Superfood Profile : Chia Seeds

Chia seeds are an amazing superfood, especially for athletes. As athletes, we strive to achieve optimal endurance and strength, proper hydration, and muscle building and repair.  Chia seeds can help you attain all of these.

The tiny black and white seeds come from an ancient plant used for its nutritional benefits and medicinal uses.  The seeds were used by the Incans, Mayans and Aztecs and were considered a magical seed, providing strength and stamina over long periods of times.  The running messengers relied heavily on them, carrying a small pouch around to provide sustainable energy on their long journeys. The word “Chia” is actually the Mayan word for strength.

As scientists and researchers are realizing the lack of certain key nutrients in the Standard American Diet (SAD), they are turning to history for natural solutions.  There has been much research over the past few years on the powerful nutritional benefits of the chia seed.

Chia seeds are rich in trace minerals, vitamins, fiber, omega fatty acids, calcium, antioxidants and much more. They have a rich concentration of essential fatty acids, with an almost perfect ratio of Omega 3 to Omega 6 for healthy tissue and muscle maintenance and repair. Chia seeds are considered to be hydrophilic, meaning they absorb large amounts of water quickly (10x their weight). Thus, they are great enhancers of hydration, as well as promoters of electrolyte balance-  key elements for peak  performance.  Chia seeds are a great pre-workout superfood for the obvious endurance and hydrating benefits.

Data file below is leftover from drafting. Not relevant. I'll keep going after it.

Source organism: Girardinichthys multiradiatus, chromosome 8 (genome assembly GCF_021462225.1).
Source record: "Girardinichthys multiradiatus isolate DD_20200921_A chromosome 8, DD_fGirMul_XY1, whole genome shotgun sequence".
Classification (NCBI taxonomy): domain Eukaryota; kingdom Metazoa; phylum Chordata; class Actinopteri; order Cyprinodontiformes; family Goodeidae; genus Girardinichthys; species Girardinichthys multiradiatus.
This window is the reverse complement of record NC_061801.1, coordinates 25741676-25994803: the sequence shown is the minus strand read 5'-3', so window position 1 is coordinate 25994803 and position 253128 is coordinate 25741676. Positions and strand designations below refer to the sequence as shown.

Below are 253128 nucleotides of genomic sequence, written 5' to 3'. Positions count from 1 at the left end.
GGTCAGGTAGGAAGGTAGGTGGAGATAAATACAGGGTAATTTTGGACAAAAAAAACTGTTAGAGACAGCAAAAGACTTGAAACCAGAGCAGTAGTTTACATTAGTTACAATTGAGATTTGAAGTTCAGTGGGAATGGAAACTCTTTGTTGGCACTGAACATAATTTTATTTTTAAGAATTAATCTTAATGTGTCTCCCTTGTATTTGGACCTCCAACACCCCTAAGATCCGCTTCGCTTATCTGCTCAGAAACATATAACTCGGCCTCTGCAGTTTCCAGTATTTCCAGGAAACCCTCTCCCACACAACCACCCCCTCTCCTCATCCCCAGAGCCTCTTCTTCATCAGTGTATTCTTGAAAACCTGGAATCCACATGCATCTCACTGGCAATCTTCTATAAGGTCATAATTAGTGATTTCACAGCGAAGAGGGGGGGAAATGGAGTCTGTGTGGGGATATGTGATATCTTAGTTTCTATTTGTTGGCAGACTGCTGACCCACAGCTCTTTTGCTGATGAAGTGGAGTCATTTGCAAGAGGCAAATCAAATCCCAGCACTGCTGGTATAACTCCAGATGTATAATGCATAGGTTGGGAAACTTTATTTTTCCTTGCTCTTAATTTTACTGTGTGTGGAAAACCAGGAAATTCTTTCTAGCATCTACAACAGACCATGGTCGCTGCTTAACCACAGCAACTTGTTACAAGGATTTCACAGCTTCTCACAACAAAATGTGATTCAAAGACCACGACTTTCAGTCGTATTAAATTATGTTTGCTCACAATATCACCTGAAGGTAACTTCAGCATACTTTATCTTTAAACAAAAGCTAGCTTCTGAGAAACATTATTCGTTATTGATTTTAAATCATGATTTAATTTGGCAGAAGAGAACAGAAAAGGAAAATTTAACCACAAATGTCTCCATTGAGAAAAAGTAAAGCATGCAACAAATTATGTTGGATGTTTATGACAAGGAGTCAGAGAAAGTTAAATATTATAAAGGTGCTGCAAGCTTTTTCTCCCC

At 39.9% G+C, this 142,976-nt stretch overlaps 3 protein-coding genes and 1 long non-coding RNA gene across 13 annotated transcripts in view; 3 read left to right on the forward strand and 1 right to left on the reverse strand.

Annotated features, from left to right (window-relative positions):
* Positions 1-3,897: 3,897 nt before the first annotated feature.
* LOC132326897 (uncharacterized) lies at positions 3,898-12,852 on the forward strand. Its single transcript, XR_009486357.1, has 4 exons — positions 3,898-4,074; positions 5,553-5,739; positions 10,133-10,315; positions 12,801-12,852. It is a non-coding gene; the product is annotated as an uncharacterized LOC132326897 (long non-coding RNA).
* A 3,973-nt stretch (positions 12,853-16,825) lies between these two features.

In addition, they contain large amounts of calcium, potassium and iron. These are essential vitamins and minerals that are lost through sweat and muscle contraction, making chia seeds a great post- workout and restorative snack as well. They are easily absorbed and digested, resulting in quick transportation and utilization of the tissues and cells. Chia seeds also contain protein, also essential for post-workout recovery –  aiding in muscle building and repair.

I’ve touched most of the benefits this powerful little seed has to offer. You can see why these are a great addition to any diet – especially for athletes and those looking to improve stamina and performance.  Try for yourself first hand and start reaping the benefits of this mighty little seed!

How to incorporate chia seeds:

  • Put 1 tsp in glass of water and stir. Allow to sit for about ten minutes. Sip pre- or post- workout.
  • In a seal tight container, add ¼ cup chia seeds to 1 cup water. Refrigerate overnight. This will form chia ‘gel’ which is great for smoothies and yogurt parfaits.
  • Add to any of your favorite granola, granola bar, or overnight oats recipes.
  • Make chia seed pudding (recipe below).


 Vanilla Chia Seed Pudding

2-3 cups almond milk (could also use coconut milk or soy milk)
¾ cup chia seeds
½ tsp. cinnamon
½ tsp. pure vanilla extract
2 tbsp. maple syrup or agave

  • Combine all ingredients in a large bowl